Fraud Exposed: Let’s Talk About Marketplace Fraud

Online marketplace sales are expected to surpass an astounding USD 400 billion in 2023 in the US alone. Whether it’s Amazon, eBay, or Alibaba, marketplaces have revolutionized the online shopping experience. Acting as a one-stop shop for a multitude of different products, marketplaces allow users to buy anything from a notebook to glow in the dark toilet paper on the same platform.  

But where opportunities rise, fraudsters tend to follow. Online marketplaces are a goldmine for fraudsters, who can either be the buyer or the seller. Let’s take a look at some of the common types of online marketplace fraud.

5 types of marketplace fraud 

1. Coupon abuse 

Marketplaces often offer incentives to draw new users to their platform (‘use code XYZ to get $10 off your first purchase’). They also offer one-off or seasonal discounts to retain their current users and incentivize them to purchase more. Fraudsters take advantage of this by creating multiple fake accounts, which allows them to refer themselves and re-use promo codes many times. Some fraudsters amplify this by using bots and emulators to abuse these promotions at scale. 

2. Fake seller rating

A product’s ranking on a marketplace contributes greatly to its visibility. Fraudsters will create fake accounts and give themselves positive ratings, and give their competitors negative ratings. Fake seller ratings also mislead buyers into purchasing a product that is not up to their expectations which can break trust between the user and platform. 

3. Account takeover (ATO)

An account takeover happens when a fraudster gains unauthorized access to a user’s account using stolen credentials. Once in the account, fraudsters buy and receive items using the account holder’s card details which are usually stored in the account. They can also change the login credentials to lock genuine users out, or resell the account credentials on the dark web. ATOs can also hinder trust. One bad encounter with fraud can break trust and cause users to use another marketplace.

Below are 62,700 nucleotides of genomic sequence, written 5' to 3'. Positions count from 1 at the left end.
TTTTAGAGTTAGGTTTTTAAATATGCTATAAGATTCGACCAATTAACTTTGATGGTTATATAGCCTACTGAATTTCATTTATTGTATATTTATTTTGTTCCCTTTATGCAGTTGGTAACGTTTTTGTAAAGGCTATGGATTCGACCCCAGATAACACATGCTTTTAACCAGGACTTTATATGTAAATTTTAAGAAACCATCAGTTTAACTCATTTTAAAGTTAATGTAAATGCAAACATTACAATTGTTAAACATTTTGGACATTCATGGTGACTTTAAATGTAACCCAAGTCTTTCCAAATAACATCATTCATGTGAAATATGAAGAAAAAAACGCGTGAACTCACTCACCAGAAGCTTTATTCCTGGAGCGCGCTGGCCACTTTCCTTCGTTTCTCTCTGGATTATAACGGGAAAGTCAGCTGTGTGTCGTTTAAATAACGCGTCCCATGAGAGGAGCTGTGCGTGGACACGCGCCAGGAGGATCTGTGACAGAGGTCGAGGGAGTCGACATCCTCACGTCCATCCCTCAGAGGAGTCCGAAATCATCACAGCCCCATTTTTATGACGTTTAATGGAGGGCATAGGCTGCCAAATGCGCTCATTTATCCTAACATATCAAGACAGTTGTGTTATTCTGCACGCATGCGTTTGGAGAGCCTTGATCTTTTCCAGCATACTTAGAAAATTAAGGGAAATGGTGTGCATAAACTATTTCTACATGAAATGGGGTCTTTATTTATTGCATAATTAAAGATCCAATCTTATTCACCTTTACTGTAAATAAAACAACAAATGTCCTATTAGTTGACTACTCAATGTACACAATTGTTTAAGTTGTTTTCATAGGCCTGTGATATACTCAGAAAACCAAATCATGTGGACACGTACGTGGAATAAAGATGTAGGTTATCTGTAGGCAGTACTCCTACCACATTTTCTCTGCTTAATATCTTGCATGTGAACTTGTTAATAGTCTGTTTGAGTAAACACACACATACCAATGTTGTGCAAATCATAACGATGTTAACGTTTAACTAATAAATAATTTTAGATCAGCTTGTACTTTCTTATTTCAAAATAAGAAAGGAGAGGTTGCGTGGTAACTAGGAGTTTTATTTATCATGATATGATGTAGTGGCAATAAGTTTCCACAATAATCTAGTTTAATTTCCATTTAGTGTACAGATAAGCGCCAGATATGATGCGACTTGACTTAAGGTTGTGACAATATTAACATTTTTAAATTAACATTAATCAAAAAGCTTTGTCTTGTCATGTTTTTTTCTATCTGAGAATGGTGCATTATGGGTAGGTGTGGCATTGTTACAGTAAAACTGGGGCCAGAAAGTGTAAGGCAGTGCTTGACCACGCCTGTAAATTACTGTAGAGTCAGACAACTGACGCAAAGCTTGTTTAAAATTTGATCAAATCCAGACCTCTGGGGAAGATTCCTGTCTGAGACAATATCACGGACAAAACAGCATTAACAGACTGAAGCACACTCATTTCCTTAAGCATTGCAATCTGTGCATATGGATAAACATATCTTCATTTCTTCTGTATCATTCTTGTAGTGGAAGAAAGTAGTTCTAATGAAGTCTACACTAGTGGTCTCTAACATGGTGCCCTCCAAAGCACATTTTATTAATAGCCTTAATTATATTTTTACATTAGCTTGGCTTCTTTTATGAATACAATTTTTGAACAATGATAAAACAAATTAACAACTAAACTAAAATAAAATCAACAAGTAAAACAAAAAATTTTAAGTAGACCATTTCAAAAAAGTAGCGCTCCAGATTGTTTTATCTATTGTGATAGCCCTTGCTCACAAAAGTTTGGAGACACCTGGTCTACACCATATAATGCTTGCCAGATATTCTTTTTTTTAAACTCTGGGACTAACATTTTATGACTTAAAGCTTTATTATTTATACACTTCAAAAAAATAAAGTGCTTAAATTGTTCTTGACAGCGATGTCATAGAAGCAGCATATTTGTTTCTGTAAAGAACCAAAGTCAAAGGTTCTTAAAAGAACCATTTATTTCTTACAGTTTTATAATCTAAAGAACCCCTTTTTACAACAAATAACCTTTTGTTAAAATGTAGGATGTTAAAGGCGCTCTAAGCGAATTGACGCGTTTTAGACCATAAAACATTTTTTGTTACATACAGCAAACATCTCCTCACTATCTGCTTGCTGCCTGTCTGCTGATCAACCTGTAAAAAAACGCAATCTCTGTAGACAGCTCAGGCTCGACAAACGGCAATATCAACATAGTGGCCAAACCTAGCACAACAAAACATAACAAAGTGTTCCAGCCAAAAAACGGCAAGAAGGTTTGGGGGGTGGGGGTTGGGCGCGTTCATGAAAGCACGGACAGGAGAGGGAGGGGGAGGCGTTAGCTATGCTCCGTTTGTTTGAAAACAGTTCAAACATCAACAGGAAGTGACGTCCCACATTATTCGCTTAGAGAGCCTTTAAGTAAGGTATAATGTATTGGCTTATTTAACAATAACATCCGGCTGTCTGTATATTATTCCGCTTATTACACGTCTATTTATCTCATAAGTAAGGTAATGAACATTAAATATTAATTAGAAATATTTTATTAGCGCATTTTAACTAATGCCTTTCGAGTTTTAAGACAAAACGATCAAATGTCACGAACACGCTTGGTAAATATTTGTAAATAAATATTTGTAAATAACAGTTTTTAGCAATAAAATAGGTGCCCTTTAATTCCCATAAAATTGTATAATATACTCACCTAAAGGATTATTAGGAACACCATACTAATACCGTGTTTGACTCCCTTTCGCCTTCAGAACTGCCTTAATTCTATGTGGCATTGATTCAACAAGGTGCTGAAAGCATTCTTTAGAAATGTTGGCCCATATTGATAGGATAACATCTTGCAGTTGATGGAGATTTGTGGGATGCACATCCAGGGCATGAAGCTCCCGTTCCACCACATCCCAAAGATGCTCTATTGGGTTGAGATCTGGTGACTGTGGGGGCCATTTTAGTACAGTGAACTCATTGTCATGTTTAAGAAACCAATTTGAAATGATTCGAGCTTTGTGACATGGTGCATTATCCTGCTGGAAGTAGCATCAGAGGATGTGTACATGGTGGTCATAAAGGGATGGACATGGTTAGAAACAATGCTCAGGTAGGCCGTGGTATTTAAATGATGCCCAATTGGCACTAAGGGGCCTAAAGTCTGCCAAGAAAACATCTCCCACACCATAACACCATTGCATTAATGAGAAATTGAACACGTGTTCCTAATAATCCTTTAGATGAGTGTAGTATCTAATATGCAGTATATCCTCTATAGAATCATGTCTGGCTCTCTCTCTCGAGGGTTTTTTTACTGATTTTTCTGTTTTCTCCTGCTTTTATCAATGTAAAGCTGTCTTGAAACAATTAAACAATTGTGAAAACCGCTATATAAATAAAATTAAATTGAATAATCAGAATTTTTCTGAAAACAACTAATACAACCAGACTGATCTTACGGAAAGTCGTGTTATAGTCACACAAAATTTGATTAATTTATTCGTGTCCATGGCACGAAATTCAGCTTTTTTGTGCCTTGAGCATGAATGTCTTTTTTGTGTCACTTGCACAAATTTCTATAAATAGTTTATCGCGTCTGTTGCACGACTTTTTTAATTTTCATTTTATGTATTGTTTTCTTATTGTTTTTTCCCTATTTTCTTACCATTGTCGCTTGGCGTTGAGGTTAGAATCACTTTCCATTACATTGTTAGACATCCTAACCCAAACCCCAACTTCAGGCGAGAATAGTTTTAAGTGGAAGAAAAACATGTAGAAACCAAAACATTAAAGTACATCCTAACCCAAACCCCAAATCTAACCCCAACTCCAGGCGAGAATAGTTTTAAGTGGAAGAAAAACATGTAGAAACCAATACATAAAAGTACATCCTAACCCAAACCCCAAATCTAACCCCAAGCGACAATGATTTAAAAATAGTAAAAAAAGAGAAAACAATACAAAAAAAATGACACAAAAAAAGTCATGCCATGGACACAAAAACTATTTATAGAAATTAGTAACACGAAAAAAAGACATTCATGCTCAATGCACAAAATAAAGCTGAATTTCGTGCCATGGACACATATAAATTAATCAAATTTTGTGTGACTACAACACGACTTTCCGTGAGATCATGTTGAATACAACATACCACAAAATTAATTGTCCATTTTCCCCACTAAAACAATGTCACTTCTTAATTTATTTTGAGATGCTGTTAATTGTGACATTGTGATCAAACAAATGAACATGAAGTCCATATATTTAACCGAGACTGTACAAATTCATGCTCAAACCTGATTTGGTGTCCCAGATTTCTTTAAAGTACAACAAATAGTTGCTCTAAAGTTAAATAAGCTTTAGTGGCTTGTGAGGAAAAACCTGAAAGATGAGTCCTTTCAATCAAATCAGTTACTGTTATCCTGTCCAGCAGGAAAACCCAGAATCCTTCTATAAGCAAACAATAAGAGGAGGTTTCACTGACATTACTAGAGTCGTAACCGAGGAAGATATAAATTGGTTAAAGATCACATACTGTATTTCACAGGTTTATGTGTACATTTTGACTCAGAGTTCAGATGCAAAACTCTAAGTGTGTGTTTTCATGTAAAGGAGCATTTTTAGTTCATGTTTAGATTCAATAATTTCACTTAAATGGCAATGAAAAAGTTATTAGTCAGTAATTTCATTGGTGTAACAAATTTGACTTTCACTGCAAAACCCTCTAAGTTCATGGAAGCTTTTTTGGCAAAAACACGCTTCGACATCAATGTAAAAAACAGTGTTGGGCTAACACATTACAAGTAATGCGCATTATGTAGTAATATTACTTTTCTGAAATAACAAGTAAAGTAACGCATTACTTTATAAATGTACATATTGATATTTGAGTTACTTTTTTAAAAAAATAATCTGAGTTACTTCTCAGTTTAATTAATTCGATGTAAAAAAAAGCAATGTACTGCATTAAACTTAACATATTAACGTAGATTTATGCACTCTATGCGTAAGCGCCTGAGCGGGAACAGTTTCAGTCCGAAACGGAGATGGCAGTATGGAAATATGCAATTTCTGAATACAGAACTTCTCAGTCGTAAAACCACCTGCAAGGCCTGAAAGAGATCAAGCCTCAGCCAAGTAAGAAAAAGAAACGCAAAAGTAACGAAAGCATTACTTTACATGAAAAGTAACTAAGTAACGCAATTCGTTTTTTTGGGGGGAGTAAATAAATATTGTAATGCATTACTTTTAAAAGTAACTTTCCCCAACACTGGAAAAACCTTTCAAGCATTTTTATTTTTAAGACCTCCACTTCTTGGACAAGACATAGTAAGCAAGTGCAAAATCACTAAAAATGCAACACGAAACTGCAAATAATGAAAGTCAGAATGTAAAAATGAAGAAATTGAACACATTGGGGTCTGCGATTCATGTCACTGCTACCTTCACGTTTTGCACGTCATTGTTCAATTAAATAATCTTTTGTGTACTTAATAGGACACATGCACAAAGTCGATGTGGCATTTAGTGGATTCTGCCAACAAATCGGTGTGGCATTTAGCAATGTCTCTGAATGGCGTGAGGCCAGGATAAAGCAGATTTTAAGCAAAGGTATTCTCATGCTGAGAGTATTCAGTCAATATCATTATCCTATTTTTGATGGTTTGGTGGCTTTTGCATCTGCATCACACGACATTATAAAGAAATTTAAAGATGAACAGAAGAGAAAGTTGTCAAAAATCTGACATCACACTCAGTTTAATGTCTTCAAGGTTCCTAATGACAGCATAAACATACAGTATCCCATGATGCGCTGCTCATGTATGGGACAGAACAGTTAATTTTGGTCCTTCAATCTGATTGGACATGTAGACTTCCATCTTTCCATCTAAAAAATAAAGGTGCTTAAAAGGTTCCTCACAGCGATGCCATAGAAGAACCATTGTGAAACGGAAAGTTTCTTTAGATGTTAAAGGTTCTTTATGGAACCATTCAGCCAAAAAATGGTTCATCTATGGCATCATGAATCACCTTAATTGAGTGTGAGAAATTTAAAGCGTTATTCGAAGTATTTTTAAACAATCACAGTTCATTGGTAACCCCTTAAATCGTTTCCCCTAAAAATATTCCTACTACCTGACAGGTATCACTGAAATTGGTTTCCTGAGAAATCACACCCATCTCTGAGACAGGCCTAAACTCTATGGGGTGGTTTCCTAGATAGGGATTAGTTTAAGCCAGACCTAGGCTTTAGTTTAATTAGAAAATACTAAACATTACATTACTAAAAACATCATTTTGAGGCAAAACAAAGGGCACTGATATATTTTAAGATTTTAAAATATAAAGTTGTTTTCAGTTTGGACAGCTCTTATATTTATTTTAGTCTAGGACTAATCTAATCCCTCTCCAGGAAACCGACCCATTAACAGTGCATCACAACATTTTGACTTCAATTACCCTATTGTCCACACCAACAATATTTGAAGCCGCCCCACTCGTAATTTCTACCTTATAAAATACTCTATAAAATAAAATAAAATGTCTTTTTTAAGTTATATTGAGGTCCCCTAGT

4. Flash sales abuse 

Online marketplaces often hold flash sales to sell items at low prices. During a flash sale, items are often sold extremely fast, often in a matter of minutes or even seconds. Fraudsters may use bots and emulators to buy items in bulk, which they then resell on other platforms at much higher prices. And because fraudsters use automation tools to purchase goods, they are able to buy up all the available promotional-priced items before genuine users.

5. Buyer-seller collusion 

Buyers and sellers sometimes work together to abuse rebates and rewards. Spending on marketplaces sometimes gives users certain rebates and rewards. Fraudsters can work with a seller to abuse this by buying an item and claiming the rewards. The seller will pay back the buyer the value of the item so that no money has been spent, but reward points have been obtained. The buyer and seller then split the rewards so in the end, the platform loses out. 

How SHIELD can help stop marketplace fraud 

SHIELD’s Risk Intelligence enables marketplaces to stop fraud and build trust, allowing them to stay one step ahead of fraud threats. The SHIELD ID and group of Risk Indicators allow online businesses to identify fake users and fake accounts, and know what tools are being used to commit fraud in real time. 

With online marketplace payments to hit an astronomical USD $8.7 trillion by 2025, it’s imperative that businesses are proactive in stopping fraud and building trust to supercharge their growth. 

Find out how SHIELD helps online businesses stop fraud and build trust